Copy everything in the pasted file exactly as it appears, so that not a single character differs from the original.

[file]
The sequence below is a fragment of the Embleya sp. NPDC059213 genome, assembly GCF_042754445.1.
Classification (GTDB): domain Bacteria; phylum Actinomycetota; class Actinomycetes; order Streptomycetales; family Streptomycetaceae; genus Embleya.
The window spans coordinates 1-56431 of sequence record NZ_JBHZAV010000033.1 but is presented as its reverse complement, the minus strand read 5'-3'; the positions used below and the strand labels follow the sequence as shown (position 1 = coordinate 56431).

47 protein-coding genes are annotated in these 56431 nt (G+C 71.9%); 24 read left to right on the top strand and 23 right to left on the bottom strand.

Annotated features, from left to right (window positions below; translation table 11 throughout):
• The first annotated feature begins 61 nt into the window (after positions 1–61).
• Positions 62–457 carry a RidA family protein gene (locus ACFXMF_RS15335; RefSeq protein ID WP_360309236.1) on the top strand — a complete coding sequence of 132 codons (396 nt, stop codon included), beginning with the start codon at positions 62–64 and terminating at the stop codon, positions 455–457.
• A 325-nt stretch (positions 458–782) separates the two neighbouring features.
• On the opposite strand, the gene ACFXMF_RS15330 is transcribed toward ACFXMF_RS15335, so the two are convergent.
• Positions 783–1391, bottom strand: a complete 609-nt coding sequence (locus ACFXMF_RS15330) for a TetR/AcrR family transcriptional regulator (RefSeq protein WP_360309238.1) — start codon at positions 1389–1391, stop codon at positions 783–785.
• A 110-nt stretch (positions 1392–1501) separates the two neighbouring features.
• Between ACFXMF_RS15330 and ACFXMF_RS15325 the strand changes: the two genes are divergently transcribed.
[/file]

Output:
The sequence below is a fragment of the Embleya sp. NPDC059213 genome, assembly GCF_042754445.1.
Classification (GTDB): domain Bacteria; phylum Actinomycetota; class Actinomycetes; order Streptomycetales; family Streptomycetaceae; genus Embleya.
The window spans coordinates 1-56431 of sequence record NZ_JBHZAV010000033.1 but is presented as its reverse complement, the minus strand read 5'-3'; the positions used below and the strand labels follow the sequence as shown (position 1 = coordinate 56431).

47 protein-coding genes are annotated in these 56431 nt (G+C 71.9%); 24 read left to right on the top strand and 23 right to left on the bottom strand.

Annotated features, from left to right (window positions below; translation table 11 throughout):
• The first annotated feature begins 61 nt into the window (after positions 1–61).
• Positions 62–457 carry a RidA family protein gene (locus ACFXMF_RS15335; RefSeq protein ID WP_360309236.1) on the top strand — a complete coding sequence of 132 codons (396 nt, stop codon included), beginning with the start codon at positions 62–64 and terminating at the stop codon, positions 455–457.
• A 325-nt stretch (positions 458–782) separates the two neighbouring features.
• On the opposite strand, the gene ACFXMF_RS15330 is transcribed toward ACFXMF_RS15335, so the two are convergent.
• Positions 783–1391, bottom strand: a complete 609-nt coding sequence (locus ACFXMF_RS15330) for a TetR/AcrR family transcriptional regulator (RefSeq protein WP_360309238.1) — start codon at positions 1389–1391, stop codon at positions 783–785.
• A 110-nt stretch (positions 1392–1501) separates the two neighbouring features.
• Between ACFXMF_RS15330 and ACFXMF_RS15325 the strand changes: the two genes are divergently transcribed.